Roundtable: Why Do These Casting Directors Get No Respect?
Five women who put the stars in a slew of this year's hot awards-season projects open up about actors' auditions and why Oscar won't acknowledge them.
LEWIS: Negotiations and then the scheduling. Producers work so closely with us and, because we all worked for Juliet, we're always anticipating a problem. And then trying to circumvent that problem. Producers -- agents, too -- appreciate us because we're constantly communicating what might happen. They trust us.
Why are most casting directors women?
TAYLOR: Marion said it was because we got paid so poorly.
Meaning that men weren't as willing to take these jobs early on?
TAYLOR: Yes. But really -- maybe this is a sexist thing to say -- I do think women are just more intuitive.
DICERTO: We are also nurturing. And the difficult personalities among directors and producers? We are better able to negotiate those.
EUSTON: I think Juliet has said this before, but casting is like hosting: You're constantly introducing people to each other, making them feel comfortable.
ROSENTHAL: If an actor isn't at ease, they don't do well.
TAYLOR: I think the job also requires a high tolerance and appreciation for people who might not be very likable. You have to be able to think, "That person's really talented" and not let the fact that they aren't nice get in the way -- whether it's the director or an actor. Women are better at that. (Laughter.)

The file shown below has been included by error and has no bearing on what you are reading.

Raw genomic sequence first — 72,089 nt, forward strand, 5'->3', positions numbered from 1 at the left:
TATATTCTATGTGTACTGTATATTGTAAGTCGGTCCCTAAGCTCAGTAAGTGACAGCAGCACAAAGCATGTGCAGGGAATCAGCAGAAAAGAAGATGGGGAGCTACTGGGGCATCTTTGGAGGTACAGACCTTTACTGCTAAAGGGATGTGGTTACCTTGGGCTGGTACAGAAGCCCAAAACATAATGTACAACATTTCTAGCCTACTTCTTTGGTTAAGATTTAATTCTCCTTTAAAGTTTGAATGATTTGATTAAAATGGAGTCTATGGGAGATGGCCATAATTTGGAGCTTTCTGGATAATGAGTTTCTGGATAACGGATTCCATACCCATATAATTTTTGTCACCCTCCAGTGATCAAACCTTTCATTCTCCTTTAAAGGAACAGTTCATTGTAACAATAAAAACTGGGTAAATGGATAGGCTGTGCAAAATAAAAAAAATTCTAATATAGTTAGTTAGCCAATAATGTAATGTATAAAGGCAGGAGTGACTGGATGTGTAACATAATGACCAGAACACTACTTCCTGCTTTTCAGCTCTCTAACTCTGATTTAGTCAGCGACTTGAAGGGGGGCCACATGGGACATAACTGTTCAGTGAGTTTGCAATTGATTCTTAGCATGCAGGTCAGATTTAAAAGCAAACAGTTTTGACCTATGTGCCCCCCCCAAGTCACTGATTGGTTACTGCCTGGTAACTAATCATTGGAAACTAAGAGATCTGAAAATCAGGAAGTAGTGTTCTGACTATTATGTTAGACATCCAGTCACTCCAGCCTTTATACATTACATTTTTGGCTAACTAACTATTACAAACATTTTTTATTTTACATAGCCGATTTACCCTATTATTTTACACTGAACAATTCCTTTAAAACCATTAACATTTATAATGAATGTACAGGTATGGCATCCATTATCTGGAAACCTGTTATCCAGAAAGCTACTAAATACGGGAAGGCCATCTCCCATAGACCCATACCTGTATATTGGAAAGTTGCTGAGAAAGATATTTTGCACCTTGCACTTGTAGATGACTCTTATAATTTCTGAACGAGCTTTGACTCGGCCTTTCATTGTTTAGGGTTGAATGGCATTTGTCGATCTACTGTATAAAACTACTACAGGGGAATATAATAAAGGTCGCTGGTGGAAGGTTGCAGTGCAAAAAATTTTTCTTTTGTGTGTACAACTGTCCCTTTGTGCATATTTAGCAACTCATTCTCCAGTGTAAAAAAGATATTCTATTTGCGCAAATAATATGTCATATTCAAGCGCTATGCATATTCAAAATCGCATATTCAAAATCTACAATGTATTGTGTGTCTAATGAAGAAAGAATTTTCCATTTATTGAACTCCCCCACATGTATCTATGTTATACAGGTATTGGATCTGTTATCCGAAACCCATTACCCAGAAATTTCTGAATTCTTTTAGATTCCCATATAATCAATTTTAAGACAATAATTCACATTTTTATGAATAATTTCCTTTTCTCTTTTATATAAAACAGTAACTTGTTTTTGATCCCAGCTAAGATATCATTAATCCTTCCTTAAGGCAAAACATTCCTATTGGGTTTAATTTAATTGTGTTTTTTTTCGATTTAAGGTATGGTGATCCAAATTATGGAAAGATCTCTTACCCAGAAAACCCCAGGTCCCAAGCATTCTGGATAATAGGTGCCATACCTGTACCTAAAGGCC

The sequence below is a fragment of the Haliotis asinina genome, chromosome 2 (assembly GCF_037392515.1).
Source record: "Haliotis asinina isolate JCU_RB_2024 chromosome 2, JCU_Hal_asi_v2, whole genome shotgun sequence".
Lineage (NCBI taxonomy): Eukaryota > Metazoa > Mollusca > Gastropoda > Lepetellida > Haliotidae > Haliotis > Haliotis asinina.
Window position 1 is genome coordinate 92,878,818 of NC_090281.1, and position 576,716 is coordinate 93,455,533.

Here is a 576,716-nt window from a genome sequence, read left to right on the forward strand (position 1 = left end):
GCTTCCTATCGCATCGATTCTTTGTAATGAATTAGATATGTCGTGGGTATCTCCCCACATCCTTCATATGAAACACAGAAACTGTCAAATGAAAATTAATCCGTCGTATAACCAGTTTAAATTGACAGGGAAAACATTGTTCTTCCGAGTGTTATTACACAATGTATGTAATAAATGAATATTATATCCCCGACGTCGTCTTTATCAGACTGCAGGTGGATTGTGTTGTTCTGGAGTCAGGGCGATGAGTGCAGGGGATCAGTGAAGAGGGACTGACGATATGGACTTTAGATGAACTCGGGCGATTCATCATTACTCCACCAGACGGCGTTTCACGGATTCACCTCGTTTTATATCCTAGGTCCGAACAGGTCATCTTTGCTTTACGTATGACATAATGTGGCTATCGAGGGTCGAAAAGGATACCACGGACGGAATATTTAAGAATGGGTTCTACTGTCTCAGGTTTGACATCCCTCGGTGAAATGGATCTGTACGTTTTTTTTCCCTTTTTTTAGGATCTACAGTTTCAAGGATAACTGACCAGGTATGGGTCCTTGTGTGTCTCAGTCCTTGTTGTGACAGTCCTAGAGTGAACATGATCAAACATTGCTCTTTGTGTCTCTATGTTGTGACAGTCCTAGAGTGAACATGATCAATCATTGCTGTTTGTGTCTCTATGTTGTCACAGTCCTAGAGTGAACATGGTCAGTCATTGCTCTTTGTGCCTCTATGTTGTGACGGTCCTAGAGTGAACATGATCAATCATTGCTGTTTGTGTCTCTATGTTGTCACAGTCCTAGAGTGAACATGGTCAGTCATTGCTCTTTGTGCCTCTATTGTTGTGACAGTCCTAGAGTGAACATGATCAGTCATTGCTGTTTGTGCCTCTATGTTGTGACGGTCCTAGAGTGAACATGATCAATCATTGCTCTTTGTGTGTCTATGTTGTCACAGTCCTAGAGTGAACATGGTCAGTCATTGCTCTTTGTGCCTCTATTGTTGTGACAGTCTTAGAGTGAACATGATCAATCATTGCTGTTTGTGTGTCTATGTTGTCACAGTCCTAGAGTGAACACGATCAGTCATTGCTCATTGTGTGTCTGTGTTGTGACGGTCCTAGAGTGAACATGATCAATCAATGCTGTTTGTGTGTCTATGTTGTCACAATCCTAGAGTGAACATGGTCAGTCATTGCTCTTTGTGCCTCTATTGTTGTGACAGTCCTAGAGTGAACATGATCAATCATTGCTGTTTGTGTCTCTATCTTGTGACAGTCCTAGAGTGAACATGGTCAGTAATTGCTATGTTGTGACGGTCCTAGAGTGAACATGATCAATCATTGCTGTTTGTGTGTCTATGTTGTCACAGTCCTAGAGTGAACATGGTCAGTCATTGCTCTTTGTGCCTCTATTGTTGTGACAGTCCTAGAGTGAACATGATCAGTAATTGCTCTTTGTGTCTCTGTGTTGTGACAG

ROSENTHAL: And we ask a lot of questions. That's how we get our information. It's the right and the left sides of the brain working perfectly. And our gender is just smarter.
How has technology changed your jobs?
LEWIS: Right now I'm casting a new project and we're taping the actors -- that's how directors and producers want to view people for the first time now. But I'm still sitting there in the same old-fashioned way: Somebody walks in the room, they read, I thank them, and my assistant walks them out and thanks them again for coming in.
EUSTON: We still have schedules on session sheets and we write on those.
ROSENTHAL: That's the same. But when you make your lists, do you guys write them?
EUSTON: Handwrite it, yes.
DICERTO: Yeah, of course.
LEWIS: Again, all those things were passed down to us -- like the way our session sheets are typed up -- from Marion to Juliet. When I worked for Juliet I knew, "This is how Marion did it." For example, when we have our actor sessions, we also list their agents. But when we have our director sessions, we never list the actors' agents. (Laughter.)
DICERTO: There are a lot of casting directors who use the Internet. Many have Facebook pages that actors can visit, "Like" and submit pictures and videos. It's very instant.
LEWIS: But what gets complicated is when you get casting ideas from agents -- and we go through them carefully -- we call them and tell them who we want to see, then all of a sudden you will just start getting self-tapes [unsolicited video auditions submitted by the actor].
ROSENTHAL: It's like showing up for an audition without an appointment.
Has the self-tape replaced the unsolicited picture-and-résumé being dropped off at your front door?
ROSENTHAL: No. Self-tapes are definitely worse!